Thursday 10/31/13-  The House Rulemaking Oversight and Repeal Subcommittee has filed a Proposed Committee Bill (PCB) which will mandate that state agencies report on their rulemaking activities more often and brief the Legislature on their efforts to promulgate new rules or amend existing rules to align with newly enacted laws. The Bill (RORS 14-01) requires agencies, to submit annually to the Legislature, their plan outlining rulemaking endeavors. Under current law a somewhat similar report is required but under RORS 14-01, agencies must start the process of creating new rules to comport with newly enacted laws passed by the Legislature, or explain why the law can be implemented without creating new rules. Rep. John Wood (R-Polk), Chairman of the Rulemaking Oversight and Repeal Subcommittee, noted that the bill is not a critique of any particular agency but an effort to streamline legislative oversight of the rulemaking process. He said the bill is designed to move forward from the 2011 legislation requiring agencies to submit reports on the economic impact of all administrative rules existing at that time. Those reports are due by December 1st and the new legislation would repeal the mandate to inspect the economic impact of all existing rules in future reports. Although Chairman Wood has stated that the bill is not designed to target any particular agency, a number of them have been chastised in recent years for failing to timely promulgate rules specifically authorized or mandated as part of new laws passed by the Legislature. On Tuesday, November 5th the bill was considered during a pre-session meeting of the House Rulemaking Oversight and Repeal Subcommittee and won approval with a 12-0 vote. This bill follows an effort last session by Rep. Janet Adkins (R-Nassau/Duval) to bring about a fundamental change in the manner in which regulated individuals and businesses go about challenging the validity of state agency rules. That effort (CS/HB 1225, 2013 Regular Session) attempted to shift in official rule challenge proceedings the burden of proof away from regulated persons and on to state agencies to establish that their rules are not arbitrary, capricious or an unlawful exercise of delegated statutory authority. We will closely monitor the further progress of PCB 14-01 and be watching for an effort by Rep. Adkins to file her bill again this upcoming session, and keep you updated on both fronts.

Congressional Deal on Flood Insurance to Keep Florida’s Economy Afloat

Monday 10/28/13-  A bipartisan agreement has been struck in Congress which will deliver a four year delay in the massive flood insurance premium hikes for many Floridians along with making other tweaks to the Biggert-Waters Flood Insurance Reform Act of 2012 (“BW12”).  Perhaps equally important, the legislation mandates that federal flood insurance regulators address affordability of coverage prior to imposing BW12 rate increases. The joint agreement occurred after several weeks of negotiations between Democrats and Republicans in the House and Senate. When she recently announced the agreement, U.S. Representative Maxine Waters (D-California), ranking member of the House Financial Services Committee, was highly confident that the legislative fix for the National Flood Insurance Program (NFIP) will ensure that future rate increases are “implemented affordably.”  “Over the past several months, I have felt the harm and heartache that many Americans have already experienced as a result of changes to the National Flood Insurance Program. From the start, I have made clear that I would lead the effort to fix the unintended consequences of the Biggert-Waters Flood Insurance Reform Act,” said Waters in a statement released by her office announcing the deal. As is with most successful endeavors, timing was everything in getting key House and Senate members and staff together to develop a workable solution. Rep. Waters said that on October 9th, in the midst of the recent federal government shutdown, she orchestrated a bipartisan meeting of almost 20 House members in addition to Senate staff, in order to build consensus around an agreement to delay rate hike implementation for four years and fix the program. In addition, the legislation requires FEMA to develop regulations that address the affordability issues within 18 months after the completion of the study and establishes a six month moratorium thereafter to allow time for Congressional review. The proposed delay applies to: primary, non-repetitive loss residences that are currently grandfathered; all properties sold after July 6, 2012; and all properties that purchased a new policy after July 6, 2012. FEMA believes it will take two years to complete the affordability study before regulations can be issued and reviewed by Congress, making it essentially certain that rate increases would be delayed for about four years in total, according to Waters.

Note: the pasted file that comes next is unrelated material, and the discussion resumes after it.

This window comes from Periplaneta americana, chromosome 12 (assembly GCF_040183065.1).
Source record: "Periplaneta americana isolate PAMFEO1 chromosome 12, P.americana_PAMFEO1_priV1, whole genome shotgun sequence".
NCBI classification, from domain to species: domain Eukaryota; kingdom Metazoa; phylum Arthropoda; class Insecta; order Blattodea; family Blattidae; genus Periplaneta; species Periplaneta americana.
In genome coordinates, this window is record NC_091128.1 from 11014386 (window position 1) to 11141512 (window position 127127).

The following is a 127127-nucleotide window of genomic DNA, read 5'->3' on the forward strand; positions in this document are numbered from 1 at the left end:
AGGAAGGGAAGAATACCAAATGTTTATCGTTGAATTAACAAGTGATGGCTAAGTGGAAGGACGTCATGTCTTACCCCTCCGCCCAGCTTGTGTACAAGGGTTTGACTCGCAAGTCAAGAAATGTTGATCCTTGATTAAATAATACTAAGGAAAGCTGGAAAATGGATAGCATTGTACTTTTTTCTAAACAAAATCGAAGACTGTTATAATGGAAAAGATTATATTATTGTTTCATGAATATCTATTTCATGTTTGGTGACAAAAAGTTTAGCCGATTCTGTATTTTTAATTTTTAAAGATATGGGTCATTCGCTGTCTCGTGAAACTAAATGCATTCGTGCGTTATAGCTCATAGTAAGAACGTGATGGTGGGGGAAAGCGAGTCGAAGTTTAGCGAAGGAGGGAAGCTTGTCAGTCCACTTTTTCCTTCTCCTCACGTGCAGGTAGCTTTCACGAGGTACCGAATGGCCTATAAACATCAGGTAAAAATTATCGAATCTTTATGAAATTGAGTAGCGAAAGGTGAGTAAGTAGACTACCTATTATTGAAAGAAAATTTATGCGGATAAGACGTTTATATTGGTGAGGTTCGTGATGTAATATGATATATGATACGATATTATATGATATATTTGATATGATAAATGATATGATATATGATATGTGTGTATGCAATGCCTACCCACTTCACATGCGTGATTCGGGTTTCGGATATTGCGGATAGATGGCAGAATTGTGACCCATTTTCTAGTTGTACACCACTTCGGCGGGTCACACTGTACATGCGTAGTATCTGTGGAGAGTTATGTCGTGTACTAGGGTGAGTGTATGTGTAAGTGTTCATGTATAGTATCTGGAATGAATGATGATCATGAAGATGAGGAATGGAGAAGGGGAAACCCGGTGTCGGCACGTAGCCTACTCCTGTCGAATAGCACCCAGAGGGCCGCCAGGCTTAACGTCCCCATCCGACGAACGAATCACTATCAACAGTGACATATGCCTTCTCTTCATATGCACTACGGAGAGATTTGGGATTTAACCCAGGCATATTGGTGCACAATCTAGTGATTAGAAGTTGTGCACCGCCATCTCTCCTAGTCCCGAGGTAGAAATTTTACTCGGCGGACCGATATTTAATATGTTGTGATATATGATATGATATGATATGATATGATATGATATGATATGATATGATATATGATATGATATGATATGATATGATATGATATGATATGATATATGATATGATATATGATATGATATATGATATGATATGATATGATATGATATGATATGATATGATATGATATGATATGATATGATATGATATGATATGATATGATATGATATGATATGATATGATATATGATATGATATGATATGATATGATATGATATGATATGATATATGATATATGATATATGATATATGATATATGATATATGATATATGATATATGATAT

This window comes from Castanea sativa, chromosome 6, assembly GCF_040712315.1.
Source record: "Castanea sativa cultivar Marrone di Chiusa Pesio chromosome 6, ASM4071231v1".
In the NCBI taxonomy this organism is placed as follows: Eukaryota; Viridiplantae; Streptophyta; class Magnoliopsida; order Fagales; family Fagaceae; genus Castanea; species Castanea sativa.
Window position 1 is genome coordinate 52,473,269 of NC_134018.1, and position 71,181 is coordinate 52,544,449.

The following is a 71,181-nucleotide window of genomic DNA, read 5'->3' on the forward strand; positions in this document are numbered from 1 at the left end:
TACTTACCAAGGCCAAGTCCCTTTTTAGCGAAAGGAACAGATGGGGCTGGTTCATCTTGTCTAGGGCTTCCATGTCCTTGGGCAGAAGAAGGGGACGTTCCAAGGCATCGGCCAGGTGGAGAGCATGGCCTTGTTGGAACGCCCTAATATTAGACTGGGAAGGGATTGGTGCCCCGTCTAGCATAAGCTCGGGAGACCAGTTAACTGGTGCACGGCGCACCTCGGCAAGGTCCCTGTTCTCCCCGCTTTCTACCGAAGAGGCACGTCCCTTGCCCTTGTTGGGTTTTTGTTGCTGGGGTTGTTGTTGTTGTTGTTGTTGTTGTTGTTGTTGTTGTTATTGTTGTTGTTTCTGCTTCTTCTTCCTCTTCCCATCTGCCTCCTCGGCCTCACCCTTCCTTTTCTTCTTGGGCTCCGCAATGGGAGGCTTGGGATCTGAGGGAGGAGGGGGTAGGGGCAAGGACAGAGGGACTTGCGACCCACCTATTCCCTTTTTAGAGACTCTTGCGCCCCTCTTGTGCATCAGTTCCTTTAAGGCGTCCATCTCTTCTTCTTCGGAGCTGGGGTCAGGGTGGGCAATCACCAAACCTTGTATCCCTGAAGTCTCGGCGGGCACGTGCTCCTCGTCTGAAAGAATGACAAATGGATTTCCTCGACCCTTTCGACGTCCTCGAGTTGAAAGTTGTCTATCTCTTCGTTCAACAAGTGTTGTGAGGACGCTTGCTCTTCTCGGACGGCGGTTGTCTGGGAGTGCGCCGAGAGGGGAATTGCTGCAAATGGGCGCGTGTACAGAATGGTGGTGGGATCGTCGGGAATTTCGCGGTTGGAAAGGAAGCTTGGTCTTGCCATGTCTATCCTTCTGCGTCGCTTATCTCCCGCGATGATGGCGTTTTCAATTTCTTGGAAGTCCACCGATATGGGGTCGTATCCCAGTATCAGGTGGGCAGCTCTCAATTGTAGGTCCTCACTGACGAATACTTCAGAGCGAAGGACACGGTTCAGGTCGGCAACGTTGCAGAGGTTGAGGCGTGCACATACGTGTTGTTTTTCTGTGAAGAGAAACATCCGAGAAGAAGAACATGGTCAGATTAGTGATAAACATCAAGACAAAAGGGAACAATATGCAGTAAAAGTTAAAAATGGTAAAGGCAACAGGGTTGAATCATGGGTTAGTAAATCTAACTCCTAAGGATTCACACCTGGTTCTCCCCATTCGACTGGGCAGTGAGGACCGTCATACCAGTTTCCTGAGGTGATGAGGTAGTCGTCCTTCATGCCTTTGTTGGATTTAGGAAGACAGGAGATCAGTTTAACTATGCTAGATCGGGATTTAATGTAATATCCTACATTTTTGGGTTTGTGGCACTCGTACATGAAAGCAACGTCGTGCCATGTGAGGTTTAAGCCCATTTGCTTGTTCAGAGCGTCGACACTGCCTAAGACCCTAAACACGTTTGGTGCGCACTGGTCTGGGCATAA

In addition, Waters said the legislation:

•Allows FEMA to utilize national flood insurance funds to reimburse policyholders who successfully appeal a map determination.

•Eliminates the 50 percent cap on state and local contributions to levee construction and reconstruction

•Protects the so-called “basement exception,” which allows the lowest proofed opening in a home to be used for determining flood insurance rates.

•Establishes a Flood Insurance Rate Map Advocate within FEMA to answer current and prospective policyholder questions about the flood mapping process.

•Requires FEMA to certify that the agency has fully adopted a modernized risk-based approach to analyzing flood risk.

While this deal has been supposedly brokered, we won’t exhale until we see the legislation filed in Congress and begin to move.  Word is the bill most likely won’t get legs until early 2014.  We promise to keep you posted on this very important issue.